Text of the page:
The corporate real estate divisions of a growing number of Fortune 500 companies are aggressively pursuing energy-conservation measures, from relocating warehouses in order to save fuel costs to applying Japanese ideas to the design and operation of manufacturing plants.
From The Home Depot, which operates 2,245 retail stores occupying 235 million sq. ft. and owns 89% of the real estate it uses, to Coca Cola Enterprises, which owns 70% of the 43 million sq. ft. it occupies in North America and Europe, the companies’ commitment to green measures has a substantial impact on them and the communities in which their facilities are located. Both firms are headquartered in Atlanta.
At a newly opened, 350,000 sq. ft. industrial plant in Columbus, Ga. where it manufactures automated teller machines, Duluth, Ga.-based NCR Corp. applies Japanese “lean” techniques to cut costs and energy use, from construction to operations. Lean manufacturing involves eliminating waste and streamlining processes. The company recycled cinder blocks and carpet at the facility, and is seeking LEED certification following a retrofit of the building.
Converting the plant to a more energy-efficient facility is a challenge, but the company has made a commitment to green measures, says Beth McClurg, director of corporate real estate at NCR. “It is taking extra cost to do that, which may not have immediate payback in terms of our financials, but because of the importance, we’re proceeding and hope to have LEED certification soon.”
NCR, which recently relocated its headquarters to the Atlanta area from Dayton, Ohio, uses upgraded lighting and streamlines such tasks as office trash removal. “In many of our facilities, we don’t pick up the trash at employee workstations five days a week. We do it two or three days a week,” she says. It saves money. “Our employees learn that if they’re going to eat lunch at their desks or have any food products, they need to empty their trash themselves.”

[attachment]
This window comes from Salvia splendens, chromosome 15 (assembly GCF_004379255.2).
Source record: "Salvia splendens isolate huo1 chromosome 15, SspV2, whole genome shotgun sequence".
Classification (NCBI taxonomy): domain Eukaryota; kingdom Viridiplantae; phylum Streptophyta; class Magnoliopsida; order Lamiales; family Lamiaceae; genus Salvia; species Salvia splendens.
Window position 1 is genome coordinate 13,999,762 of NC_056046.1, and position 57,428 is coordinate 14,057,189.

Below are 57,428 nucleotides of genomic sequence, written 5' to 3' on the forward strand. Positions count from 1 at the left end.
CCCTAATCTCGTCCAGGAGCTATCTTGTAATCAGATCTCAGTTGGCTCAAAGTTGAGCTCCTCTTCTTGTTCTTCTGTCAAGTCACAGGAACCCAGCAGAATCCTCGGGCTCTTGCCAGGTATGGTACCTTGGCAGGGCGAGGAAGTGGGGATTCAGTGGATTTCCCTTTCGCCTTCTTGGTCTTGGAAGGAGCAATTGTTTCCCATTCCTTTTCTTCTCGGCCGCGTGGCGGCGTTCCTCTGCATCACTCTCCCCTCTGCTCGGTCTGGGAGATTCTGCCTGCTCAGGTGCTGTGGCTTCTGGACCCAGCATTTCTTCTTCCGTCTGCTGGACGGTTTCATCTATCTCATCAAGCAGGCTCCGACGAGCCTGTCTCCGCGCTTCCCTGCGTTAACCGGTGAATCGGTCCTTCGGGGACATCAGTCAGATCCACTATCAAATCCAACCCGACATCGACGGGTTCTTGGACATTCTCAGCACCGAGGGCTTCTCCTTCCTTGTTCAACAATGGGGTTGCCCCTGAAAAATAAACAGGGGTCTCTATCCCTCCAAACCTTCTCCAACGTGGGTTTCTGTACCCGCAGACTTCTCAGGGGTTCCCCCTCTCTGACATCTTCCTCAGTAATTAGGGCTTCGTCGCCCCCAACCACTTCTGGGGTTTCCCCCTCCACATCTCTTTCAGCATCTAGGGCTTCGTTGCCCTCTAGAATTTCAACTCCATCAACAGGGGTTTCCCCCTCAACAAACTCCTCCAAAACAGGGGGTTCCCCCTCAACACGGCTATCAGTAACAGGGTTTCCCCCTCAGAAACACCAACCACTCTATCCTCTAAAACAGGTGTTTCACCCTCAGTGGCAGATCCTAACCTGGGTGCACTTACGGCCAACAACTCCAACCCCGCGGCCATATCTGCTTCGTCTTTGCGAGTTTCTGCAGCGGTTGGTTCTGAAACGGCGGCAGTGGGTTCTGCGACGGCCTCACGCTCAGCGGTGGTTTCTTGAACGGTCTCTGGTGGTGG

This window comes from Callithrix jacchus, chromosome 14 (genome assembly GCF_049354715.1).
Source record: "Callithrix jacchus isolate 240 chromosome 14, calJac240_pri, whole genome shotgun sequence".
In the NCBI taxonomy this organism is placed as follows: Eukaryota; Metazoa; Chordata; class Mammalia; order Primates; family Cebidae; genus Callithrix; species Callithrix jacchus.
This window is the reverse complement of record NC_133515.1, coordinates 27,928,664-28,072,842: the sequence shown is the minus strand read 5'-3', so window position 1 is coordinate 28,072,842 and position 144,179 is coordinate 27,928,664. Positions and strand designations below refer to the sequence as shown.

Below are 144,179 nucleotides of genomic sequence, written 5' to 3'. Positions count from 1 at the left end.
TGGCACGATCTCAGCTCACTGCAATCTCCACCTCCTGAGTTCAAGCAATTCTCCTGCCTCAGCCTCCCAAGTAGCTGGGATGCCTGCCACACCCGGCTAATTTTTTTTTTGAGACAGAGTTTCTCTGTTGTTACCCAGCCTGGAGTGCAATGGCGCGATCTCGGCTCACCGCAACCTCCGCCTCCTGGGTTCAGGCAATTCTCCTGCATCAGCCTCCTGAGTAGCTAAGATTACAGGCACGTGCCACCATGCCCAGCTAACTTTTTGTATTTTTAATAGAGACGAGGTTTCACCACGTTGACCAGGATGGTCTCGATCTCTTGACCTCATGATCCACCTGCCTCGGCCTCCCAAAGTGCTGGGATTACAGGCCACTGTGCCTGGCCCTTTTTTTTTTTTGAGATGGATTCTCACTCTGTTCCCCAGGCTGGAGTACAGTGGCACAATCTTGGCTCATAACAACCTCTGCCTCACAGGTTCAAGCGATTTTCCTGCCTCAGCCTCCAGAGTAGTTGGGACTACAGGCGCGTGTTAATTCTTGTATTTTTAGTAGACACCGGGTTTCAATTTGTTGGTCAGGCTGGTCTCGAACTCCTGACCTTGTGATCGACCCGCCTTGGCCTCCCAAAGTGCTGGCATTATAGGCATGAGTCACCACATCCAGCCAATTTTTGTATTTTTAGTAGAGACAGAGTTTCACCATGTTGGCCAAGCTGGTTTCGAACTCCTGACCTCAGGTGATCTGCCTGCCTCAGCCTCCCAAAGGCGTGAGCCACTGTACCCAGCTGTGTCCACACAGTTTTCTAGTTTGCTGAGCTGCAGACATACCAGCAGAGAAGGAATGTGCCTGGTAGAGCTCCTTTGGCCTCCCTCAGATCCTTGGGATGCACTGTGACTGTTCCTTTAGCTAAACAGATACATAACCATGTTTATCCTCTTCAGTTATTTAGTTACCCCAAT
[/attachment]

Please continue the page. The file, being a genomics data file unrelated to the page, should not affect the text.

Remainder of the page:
Does LEED work?
The Home Depot, based in Atlanta, is taking aggressive steps to conserve energy, says Mike LaFerle, vice president of real estate. “We’re reclaiming water off our rooftops to serve our garden centers, which use a tremendous amount of water, especially in the Sunbelt,” he says.
“It’s all about energy conservation and the carbon footprint. Being a retailer, it’s also about cost and value.” However, although Home Depot has six LEED-certified stores, certification by the U.S. Green Building Council is not always in the best interest of the company, says LaFerle. “For example, you get credits for putting bike racks and showers in your stores. Yet, if your store is located in an interchange outside the city, it’s not really relevant to have bike racks and showers at that store. They’re probably not going to be used.”
Overall, the company is on track with the idea of making buildings more environmentally friendly, he says. However, “LEED is a little bit of a challenge for us to make financial sense, and just operational sense for the stores.”
Since 2004, Home Depot has cut energy use by 16% or about 2.6 billion kilowatt hours, by changing lighting sources in its retail stores.
The company also uses energy management systems that allow lighting and temperature to be controlled remotely from Atlanta, so that lights can be turned off during hours when the store is closed. In Canada, during peak times of energy use, store lights are turned down to about 30% of capacity, and skylights in the Canadian stores provide natural light.
“Going forward, we have made a commitment to reduce our kilowatt hours per store by 20% over the next five years, which will be a huge savings,” says LaFerle.
Using public funds
Coca Cola Enterprises is turning its attention to alternative energy production such as solar and fuel cell technologies, says Matt Fanoe, director of corporate real estate at Coke. “We just did a solar roof down in Macon, and we’ve done quite a lot for California and Arizona.” Fanoe spoke at a panel sponsored by the group Commercial Real Estate Women (CREW) in Atlanta. McClurg and LaFerle also participated.
Coca Cola is also experimenting with wind energy, says Fanoe. “There’s a lot of public funding available right now to go to alternative energy sources.” Going forward, the company plans to incorporate more of the programs in its operation, adds Fanoe.
The company built a major recycling plant in South Carolina about two years ago, and has retrofitted about 26 plants over the past two years. “I think there’s a real recognition at the very senior levels of Coke of how much of an impact we do have,” in energy use and conservation, says Fanoe. Alternative energy and green programs also help the company retain younger employees, he says.
But the programs have to make economic sense, he cautions. “We can pretend that cost is not number one. But it’s still number one.”